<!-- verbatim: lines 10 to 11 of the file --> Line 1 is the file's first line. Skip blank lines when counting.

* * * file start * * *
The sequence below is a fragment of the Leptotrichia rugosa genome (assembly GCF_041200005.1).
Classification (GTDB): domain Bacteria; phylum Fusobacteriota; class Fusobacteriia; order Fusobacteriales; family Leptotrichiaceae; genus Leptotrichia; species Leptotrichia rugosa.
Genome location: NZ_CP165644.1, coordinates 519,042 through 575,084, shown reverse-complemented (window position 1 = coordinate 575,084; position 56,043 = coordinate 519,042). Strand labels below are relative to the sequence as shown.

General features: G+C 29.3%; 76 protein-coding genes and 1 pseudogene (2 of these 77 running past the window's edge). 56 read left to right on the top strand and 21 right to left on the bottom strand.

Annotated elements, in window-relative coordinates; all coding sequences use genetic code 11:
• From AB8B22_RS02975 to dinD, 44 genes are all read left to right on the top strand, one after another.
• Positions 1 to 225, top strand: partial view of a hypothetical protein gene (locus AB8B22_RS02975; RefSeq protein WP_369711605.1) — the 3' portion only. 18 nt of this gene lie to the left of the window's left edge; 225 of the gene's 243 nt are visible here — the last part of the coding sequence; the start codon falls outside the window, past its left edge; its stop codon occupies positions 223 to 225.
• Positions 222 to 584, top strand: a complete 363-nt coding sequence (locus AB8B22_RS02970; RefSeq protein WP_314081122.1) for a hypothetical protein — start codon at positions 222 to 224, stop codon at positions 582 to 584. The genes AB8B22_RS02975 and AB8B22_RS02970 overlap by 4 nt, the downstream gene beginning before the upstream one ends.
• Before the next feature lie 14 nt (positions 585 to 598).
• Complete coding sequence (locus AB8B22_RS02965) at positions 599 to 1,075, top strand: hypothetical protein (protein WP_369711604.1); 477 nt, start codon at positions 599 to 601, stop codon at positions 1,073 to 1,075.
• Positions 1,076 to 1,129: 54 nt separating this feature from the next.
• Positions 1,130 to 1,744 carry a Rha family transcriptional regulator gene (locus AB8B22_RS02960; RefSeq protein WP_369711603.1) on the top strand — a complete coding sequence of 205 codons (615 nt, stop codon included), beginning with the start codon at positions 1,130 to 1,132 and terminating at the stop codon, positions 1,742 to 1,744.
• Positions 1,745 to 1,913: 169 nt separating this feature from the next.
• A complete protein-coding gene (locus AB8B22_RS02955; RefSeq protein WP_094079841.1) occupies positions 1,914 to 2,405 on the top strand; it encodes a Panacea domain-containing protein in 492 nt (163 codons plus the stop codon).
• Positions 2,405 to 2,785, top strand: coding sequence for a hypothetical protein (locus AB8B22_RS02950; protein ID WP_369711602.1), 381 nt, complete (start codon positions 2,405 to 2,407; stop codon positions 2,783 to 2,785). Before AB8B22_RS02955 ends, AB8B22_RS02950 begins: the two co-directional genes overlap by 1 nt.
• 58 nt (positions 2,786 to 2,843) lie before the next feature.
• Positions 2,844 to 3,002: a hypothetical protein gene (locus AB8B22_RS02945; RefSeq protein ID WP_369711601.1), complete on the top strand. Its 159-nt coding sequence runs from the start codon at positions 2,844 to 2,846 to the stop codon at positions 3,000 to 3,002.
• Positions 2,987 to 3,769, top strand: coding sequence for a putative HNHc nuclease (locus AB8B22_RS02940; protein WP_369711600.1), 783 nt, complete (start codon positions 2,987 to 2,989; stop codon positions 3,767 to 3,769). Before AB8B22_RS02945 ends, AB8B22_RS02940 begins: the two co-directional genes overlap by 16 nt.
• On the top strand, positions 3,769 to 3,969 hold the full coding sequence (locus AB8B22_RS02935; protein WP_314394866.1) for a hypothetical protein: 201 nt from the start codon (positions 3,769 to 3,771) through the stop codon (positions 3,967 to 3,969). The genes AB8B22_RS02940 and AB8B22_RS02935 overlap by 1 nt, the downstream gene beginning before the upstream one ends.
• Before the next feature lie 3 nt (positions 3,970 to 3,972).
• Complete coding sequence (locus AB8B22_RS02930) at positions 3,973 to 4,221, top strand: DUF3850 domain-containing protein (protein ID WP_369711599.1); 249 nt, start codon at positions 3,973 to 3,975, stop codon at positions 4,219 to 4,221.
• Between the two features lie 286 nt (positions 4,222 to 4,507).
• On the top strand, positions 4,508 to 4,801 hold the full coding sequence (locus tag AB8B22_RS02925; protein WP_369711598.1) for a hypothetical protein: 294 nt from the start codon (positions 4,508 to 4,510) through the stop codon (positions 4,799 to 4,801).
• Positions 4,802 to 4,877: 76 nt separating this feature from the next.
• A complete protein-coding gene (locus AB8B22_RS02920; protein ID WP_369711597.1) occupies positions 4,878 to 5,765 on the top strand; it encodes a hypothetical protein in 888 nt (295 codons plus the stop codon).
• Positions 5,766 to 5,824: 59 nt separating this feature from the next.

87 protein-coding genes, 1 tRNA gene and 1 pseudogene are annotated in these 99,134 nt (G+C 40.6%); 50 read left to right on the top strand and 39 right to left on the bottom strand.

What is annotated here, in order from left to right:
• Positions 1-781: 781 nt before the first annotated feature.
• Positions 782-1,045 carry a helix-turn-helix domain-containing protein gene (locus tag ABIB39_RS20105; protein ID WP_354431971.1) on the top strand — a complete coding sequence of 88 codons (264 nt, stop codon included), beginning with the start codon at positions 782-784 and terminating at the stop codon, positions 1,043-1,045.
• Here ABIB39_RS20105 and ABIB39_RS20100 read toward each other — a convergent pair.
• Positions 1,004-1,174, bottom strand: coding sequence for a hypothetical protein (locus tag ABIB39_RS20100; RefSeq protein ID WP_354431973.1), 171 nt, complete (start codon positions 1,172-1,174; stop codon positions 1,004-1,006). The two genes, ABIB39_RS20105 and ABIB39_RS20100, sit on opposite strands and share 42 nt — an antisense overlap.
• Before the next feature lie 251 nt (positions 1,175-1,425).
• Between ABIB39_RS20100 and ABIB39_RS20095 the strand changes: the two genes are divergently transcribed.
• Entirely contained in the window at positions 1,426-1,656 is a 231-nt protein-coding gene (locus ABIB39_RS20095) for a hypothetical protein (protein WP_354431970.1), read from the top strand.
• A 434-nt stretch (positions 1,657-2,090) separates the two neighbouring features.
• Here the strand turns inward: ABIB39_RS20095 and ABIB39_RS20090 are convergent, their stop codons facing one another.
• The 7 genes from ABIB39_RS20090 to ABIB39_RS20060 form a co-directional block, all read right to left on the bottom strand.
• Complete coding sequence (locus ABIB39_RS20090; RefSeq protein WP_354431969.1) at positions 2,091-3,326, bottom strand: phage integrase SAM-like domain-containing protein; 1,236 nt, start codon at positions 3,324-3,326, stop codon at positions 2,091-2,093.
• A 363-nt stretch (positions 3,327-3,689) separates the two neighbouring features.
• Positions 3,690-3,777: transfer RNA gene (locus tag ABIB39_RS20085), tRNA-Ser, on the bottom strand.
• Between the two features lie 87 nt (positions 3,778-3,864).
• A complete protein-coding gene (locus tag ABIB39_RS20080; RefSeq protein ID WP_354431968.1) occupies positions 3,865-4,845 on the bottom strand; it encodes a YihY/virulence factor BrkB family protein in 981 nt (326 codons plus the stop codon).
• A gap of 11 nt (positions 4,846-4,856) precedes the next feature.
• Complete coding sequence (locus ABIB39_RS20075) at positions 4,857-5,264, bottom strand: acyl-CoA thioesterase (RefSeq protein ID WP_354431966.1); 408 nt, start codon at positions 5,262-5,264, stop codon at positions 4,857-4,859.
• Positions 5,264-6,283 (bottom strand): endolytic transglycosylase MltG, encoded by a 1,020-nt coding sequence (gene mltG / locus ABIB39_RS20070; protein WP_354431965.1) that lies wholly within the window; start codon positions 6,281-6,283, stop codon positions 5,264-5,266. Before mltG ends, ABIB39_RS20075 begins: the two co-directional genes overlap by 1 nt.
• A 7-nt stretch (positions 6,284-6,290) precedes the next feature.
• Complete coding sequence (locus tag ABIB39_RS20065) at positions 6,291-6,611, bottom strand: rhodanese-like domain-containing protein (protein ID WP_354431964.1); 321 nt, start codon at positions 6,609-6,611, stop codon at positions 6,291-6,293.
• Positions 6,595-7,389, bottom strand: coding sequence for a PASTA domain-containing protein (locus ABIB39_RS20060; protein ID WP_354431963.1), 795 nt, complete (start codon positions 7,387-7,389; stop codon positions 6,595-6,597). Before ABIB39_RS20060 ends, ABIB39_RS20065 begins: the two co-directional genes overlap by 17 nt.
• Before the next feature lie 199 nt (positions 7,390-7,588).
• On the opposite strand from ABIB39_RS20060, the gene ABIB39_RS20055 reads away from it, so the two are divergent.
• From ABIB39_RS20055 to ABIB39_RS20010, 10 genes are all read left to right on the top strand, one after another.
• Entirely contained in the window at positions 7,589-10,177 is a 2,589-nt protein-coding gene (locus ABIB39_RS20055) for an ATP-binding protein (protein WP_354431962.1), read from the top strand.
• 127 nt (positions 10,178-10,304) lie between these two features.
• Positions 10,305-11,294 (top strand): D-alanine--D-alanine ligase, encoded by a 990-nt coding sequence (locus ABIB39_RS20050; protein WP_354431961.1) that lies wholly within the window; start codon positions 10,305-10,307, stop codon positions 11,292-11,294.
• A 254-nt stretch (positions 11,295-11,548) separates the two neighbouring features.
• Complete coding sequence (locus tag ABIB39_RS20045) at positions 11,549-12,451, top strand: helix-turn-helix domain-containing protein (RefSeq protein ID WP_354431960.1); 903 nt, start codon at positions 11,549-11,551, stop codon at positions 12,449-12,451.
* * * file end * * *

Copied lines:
• Complete coding sequence (locus AB8B22_RS02965) at positions 599 to 1,075, top strand: hypothetical protein (protein WP_369711604.1); 477 nt, start codon at positions 599 to 601, stop codon at positions 1,073 to 1,075.
• Positions 1,076 to 1,129: 54 nt separating this feature from the next.